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On this date in 2000 in Sydney, Australia, more than 200,000 demonstrators marched to support a campaign for social justice for Aborigines, Australia’s Black community.
This Black ethnic group has lived in Australia for approximately 40,000 years. High above the river of people giving the government its sharpest political message since the Vietnam War demonstrations of the 1970s, a sky-writing plane left a white vapor trail tracing a simple message: “SORRY.” Geoff Clark, chairman of the Aboriginal and Torres Straits Islander Commission, called the showing “a huge success.” others said it was a mandate to press the government for a formal treaty on the status and rights of the country's 380,000 aborigines.
Aborigines are often called People of the Dream, as it is said they possess unusual powers of mental telepathy. When Europeans arrived in Australia in 1788, there were around 300,000 Aborigines divided into about 500 tribes, which spoke 700 dialects. Australia was first used as a British penal colony, and whites sent there were either convicts or military guards.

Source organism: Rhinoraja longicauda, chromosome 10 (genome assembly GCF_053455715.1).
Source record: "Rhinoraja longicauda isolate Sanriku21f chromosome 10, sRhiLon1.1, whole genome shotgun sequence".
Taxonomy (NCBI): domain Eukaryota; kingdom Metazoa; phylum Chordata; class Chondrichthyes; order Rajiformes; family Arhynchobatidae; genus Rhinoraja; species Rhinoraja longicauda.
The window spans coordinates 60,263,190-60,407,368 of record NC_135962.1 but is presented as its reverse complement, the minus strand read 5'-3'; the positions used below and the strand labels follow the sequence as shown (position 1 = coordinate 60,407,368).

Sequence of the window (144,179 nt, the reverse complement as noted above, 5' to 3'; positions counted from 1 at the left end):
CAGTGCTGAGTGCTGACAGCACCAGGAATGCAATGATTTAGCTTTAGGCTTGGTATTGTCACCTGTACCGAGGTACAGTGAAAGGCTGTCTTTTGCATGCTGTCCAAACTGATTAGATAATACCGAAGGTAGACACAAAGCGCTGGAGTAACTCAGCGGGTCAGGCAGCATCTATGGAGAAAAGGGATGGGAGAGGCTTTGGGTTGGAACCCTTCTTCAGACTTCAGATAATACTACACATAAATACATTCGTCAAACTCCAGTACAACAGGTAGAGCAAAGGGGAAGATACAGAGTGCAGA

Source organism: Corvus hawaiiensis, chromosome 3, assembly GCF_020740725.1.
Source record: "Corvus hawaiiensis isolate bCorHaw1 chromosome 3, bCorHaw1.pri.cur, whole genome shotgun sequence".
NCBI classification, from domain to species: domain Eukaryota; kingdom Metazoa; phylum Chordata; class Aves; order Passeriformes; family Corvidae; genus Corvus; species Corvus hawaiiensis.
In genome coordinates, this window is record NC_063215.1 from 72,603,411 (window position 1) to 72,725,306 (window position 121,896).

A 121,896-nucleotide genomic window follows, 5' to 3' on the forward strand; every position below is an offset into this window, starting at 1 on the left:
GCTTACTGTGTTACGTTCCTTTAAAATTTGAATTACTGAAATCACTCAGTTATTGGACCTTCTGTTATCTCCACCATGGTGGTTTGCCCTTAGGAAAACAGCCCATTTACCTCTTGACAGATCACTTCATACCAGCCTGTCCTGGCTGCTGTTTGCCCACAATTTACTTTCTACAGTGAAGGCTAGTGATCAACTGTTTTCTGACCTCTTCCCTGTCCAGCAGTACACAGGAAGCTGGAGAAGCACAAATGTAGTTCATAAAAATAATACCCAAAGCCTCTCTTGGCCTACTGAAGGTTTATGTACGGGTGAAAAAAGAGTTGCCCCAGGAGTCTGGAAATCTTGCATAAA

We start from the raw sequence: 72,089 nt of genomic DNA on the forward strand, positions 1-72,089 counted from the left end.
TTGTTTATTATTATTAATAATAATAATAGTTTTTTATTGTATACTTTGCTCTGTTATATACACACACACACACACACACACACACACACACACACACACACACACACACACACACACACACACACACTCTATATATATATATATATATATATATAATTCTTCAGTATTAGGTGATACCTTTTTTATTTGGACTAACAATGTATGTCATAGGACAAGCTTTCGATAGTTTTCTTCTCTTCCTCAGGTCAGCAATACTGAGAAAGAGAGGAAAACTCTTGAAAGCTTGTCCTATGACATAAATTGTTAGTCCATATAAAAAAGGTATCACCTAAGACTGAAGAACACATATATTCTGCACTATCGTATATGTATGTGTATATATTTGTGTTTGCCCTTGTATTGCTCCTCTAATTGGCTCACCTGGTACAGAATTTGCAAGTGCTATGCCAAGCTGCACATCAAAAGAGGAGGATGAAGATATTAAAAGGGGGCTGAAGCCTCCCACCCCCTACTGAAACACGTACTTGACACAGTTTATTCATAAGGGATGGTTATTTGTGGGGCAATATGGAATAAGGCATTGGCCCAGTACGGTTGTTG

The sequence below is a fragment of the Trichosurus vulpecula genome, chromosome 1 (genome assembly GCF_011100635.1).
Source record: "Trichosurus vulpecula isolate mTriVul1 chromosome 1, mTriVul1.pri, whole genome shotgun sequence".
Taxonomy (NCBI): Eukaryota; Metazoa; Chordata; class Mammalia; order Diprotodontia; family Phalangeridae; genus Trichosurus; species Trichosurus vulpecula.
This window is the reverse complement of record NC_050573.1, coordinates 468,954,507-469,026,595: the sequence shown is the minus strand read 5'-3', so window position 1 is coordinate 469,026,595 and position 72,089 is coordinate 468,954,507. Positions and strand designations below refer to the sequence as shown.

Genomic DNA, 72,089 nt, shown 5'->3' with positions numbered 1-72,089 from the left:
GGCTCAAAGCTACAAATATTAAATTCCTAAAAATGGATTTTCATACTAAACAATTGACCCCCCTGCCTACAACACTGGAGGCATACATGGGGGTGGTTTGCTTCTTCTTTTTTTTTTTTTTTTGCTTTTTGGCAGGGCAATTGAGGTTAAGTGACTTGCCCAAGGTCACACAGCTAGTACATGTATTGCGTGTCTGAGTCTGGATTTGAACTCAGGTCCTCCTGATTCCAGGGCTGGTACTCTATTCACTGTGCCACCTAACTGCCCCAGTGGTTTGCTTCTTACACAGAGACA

Although the colonial government asked settlers to respect the natives’ rights, the settlers, many of them ex-convicts who had completed their sentences, were allowed to settle any disputes with the Aborigines without trial. This meant that they were often beaten or killed over any dispute. In 1937, the Commonwealth Government held a national conference on Aboriginal affairs was held. The Conference agreed that Aboriginal people ‘not of full blood should be absorbed or ‘assimilated into the wider population. The aim of assimilation was to make the ‘Aboriginal problem’ gradually disappear so that Aboriginal people would lose their identity in the wider community.
Though the Aborigine people resisted, they were no match for European firepower. The combination of massacres, environmental destruction, and the introduction of European diseases like cholera and influenza reduced the Aborigine population to 60,000 in the early 20th century.